I am so totally first in line for this movie.
Saturday, May 9, 2009
In high school, if you knew me then, you'll probably remember that I was a bit of a science geek. Not just a science fiction geek, but a science geek. In fact, bathroom reading material right now includes physicist Michio Kaku's last book about impossible (and possible) science fiction concepts, and astronomer Phil Plait's book about how our planet is a fragile little thing in this cosmos that could succumb to everything from gamma ray bursts following a local supernova to comets smashing into the earth to unlikely events like alien invasions and the like.
So naturally the only thing that really bothers me is the science. Oh ho, you're bothered by the science in Star Trek NOW? Well, I was then, but I didn't think JJ Abrahms was going to play so loose with concepts and terminology. For example, to try not to spoil anything, there was a part where a character was describing a supernova (exploding star) that was 'a threat to the galaxy...'
Here, we tread into the dangerous mistake of confusing what a galaxy is and what it isn't. For example, our sun and the planets around it aren't a galaxy. They are a solar system. A system with two suns is a binary system, and one with three is a trinary. But they aren't galaxies.
Let's quote Monty Python here to describe the Milky Way Galaxy that our planet resides in:
"The galaxy itself contains a hundred billion stars; it's a hundred thousand light years side to side.
It bulges in the middle, fifteen thousand light years thick, but out by us it's just three thousand light years wide.
We're thirty thousand light years from Galactic Central Point, we go 'round every two hundred million years,
And our galaxy is only one of millions and billions in this amazing and expanding universe..."
So, basically, one sun exploding isn't going to take out the galaxy. The galaxy is big. Really big. Now, a supernova can theoretically kill a lot of life in a wide area thanks to the Gamma Ray Burst it generates, but the whole galaxy? Not even remotely impossible.
There were all sorts of little science facts like this, avoidable ones that could have easily used the conceit of science fiction to get away with a lot of this, but they didn't seem to even try it as much as they are trying to do it on Lost. Frankly, I thought Scotty would pull out a fairy wand at one point when teleporting people onto ships going at warp drive or the main villain using Magic Ragu Sauce to destroy a planet.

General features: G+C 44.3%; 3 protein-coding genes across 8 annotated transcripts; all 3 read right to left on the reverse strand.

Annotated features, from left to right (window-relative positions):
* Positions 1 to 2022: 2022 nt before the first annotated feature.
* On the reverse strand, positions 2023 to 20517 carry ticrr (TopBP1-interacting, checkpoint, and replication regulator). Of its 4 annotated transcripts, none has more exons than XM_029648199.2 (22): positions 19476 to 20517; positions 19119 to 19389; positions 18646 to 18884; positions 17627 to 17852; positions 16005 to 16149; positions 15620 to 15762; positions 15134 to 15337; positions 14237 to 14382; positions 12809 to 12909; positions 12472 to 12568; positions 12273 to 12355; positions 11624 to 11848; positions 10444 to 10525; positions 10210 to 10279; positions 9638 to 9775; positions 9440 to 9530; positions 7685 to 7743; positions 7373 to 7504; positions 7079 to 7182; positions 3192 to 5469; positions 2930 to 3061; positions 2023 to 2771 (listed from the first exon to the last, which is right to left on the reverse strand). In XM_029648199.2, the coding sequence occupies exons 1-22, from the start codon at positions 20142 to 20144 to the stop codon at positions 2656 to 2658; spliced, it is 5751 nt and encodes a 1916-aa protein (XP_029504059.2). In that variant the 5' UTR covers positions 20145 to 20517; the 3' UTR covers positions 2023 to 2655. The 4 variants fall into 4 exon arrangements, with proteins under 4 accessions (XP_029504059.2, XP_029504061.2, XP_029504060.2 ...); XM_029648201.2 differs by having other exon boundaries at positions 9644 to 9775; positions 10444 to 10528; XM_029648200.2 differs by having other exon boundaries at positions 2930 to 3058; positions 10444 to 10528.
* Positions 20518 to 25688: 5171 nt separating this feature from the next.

But, I liked it.
It did seem a little too much like STAR TREK: THE WRATH OF SHAKEY-CAM at some points, or STAR TREK: THE SEARCH FOR LENS FLARES, but even once you get past the prettiness of the new ship and the awfulness of Chekov's voice, and the plot holes you could drive a Klingon Bird-of-Prey through, it was a really fun film. I've always felt that the film version of these characters from the Original Series were New Takes on those characters. Sure, they had the same flavor as The Original Series, but they felt different. More adult for their time, perhaps.
In much the same way, Zachary Quinto's take on Spock is much the same, as are most of the rest of the cast's performances. I wish we'd seen more of Simon Pegg's take on Scotty, but in the movies Scotty really only had one or two good scenes per movie.
Still, it's an interesting thing, this reboot. What will the sequel be? The Wrath of Khan? How can we have TWOK without having Space Seed first? It'll be interesting to see if they screw this up further or if they keep it alive.
But I'm not buying any toys.